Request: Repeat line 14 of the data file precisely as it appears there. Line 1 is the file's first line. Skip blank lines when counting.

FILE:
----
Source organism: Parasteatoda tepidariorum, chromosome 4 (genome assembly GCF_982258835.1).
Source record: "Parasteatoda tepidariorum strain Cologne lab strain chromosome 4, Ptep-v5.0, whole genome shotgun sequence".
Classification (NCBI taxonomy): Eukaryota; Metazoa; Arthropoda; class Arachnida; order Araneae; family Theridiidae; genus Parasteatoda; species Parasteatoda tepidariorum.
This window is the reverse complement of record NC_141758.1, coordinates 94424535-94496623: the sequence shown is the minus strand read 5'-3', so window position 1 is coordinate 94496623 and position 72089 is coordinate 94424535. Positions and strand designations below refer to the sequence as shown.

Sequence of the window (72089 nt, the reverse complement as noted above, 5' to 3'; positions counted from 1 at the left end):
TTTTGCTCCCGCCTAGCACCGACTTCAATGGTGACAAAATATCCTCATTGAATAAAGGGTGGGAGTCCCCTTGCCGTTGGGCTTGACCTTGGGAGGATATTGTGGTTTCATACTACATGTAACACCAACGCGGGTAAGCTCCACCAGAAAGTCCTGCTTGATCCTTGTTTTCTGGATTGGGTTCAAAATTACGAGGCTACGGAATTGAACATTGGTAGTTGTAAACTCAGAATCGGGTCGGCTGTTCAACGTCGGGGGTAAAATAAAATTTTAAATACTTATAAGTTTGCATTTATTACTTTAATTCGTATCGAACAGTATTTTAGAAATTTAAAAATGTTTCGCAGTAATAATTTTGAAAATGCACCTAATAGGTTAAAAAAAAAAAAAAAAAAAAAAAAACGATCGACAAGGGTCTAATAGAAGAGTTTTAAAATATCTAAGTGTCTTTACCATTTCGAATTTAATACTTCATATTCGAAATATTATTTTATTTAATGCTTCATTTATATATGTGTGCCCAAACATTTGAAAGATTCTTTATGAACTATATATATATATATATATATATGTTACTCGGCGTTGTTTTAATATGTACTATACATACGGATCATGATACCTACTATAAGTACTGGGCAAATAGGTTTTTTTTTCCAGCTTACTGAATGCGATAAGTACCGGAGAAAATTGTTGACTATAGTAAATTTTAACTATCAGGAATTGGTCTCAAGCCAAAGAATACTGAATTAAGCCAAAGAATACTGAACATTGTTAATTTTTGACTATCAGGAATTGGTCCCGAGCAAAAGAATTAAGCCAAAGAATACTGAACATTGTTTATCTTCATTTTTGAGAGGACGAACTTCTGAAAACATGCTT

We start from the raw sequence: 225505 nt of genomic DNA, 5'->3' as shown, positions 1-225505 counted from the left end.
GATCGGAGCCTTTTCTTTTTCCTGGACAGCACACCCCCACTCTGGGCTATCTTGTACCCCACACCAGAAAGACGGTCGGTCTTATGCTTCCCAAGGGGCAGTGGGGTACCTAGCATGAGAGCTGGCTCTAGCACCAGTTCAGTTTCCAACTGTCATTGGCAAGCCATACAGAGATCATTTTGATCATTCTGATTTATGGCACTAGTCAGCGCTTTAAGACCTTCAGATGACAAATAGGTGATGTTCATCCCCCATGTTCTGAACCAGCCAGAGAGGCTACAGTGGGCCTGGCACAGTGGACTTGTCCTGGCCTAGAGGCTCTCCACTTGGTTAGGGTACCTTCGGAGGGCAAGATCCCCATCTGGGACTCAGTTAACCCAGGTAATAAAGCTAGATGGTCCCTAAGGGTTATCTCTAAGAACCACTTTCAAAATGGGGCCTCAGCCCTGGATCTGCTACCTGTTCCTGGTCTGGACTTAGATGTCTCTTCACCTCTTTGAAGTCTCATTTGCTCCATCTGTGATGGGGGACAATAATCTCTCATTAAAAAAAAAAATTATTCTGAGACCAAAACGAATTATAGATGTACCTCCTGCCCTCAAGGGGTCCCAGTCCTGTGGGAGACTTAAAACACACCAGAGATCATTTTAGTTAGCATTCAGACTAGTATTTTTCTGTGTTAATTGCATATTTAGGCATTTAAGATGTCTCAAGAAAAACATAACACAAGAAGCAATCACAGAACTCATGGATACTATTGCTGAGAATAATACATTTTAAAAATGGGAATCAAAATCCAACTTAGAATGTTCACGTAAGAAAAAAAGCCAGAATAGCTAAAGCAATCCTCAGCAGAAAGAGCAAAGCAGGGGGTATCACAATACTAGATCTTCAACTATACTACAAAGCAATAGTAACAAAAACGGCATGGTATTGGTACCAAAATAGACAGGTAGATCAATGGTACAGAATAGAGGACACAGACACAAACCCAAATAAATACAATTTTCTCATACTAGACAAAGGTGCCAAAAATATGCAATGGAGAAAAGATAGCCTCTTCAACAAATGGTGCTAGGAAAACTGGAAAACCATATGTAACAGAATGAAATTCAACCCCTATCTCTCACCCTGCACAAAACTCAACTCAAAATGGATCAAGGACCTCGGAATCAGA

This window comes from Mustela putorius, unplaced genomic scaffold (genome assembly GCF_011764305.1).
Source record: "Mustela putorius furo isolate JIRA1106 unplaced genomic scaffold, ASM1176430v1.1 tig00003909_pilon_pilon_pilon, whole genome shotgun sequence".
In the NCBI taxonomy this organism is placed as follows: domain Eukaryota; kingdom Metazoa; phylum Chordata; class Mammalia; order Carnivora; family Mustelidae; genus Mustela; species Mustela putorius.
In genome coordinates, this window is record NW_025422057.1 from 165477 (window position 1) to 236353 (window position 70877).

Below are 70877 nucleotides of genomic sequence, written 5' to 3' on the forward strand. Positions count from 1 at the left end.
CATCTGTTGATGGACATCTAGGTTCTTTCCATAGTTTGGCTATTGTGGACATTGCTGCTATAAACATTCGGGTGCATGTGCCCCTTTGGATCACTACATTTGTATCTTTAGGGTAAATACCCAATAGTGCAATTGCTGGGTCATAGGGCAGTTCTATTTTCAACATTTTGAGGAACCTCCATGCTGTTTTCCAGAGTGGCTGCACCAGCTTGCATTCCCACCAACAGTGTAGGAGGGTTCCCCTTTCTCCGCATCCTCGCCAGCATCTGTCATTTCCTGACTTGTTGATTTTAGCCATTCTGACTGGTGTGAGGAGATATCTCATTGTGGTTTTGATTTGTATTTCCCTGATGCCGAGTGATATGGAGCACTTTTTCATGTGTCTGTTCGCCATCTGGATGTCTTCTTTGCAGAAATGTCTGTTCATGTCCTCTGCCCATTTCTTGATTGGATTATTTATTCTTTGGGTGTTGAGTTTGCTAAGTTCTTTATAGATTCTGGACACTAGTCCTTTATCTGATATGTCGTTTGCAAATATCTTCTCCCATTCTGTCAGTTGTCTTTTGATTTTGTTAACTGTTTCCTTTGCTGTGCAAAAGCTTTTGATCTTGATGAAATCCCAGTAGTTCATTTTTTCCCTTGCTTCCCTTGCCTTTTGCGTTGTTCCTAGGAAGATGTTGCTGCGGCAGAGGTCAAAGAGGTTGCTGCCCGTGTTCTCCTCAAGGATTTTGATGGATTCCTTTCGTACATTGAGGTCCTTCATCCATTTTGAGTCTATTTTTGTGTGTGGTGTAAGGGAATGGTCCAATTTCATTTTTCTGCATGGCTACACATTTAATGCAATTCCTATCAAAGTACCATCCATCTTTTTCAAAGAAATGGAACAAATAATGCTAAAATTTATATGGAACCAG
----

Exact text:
CATCTGTTGATGGACATCTAGGTTCTTTCCATAGTTTGGCTATTGTGGACATTGCTGCTATAAACATTCGGGTGCATGTGCCCCTTTGGATCACTACATTTGTATCTTTAGGGTAAATACCCAATAGTGCAATTGCTGGGTCATAGGGCAGTTCTATTTTCAACATTTTGAGGAACCTCCATGCTGTTTTCCAGAGTGGCTGCACCAGCTTGCATTCCCACCAACAGTGTAGGAGGGTTCCCCTTTCTCCGCATCCTCGCCAGCATCTGTCATTTCCTGACTTGTTGATTTTAGCCATTCTGACTGGTGTGAGGAGATATCTCATTGTGGTTTTGATTTGTATTTCCCTGATGCCGAGTGATATGGAGCACTTTTTCATGTGTCTGTTCGCCATCTGGATGTCTTCTTTGCAGAAATGTCTGTTCATGTCCTCTGCCCATTTCTTGATTGGATTATTTATTCTTTGGGTGTTGAGTTTGCTAAGTTCTTTATAGATTCTGGACACTAGTCCTTTATCTGATATGTCGTTTGCAAATATCTTCTCCCATTCTGTCAGTTGTCTTTTGATTTTGTTAACTGTTTCCTTTGCTGTGCAAAAGCTTTTGATCTTGATGAAATCCCAGTAGTTCATTTTTTCCCTTGCTTCCCTTGCCTTTTGCGTTGTTCCTAGGAAGATGTTGCTGCGGCAGAGGTCAAAGAGGTTGCTGCCCGTGTTCTCCTCAAGGATTTTGATGGATTCCTTTCGTACATTGAGGTCCTTCATCCATTTTGAGTCTATTTTTGTGTGTGGTGTAAGGGAATGGTCCAATTTCATTTTTCTGCATGGCTACACATTTAATGCAATTCCTATCAAAGTACCATCCATCTTTTTCAAAGAAATGGAACAAATAATGCTAAAATTTATATGGAACCAG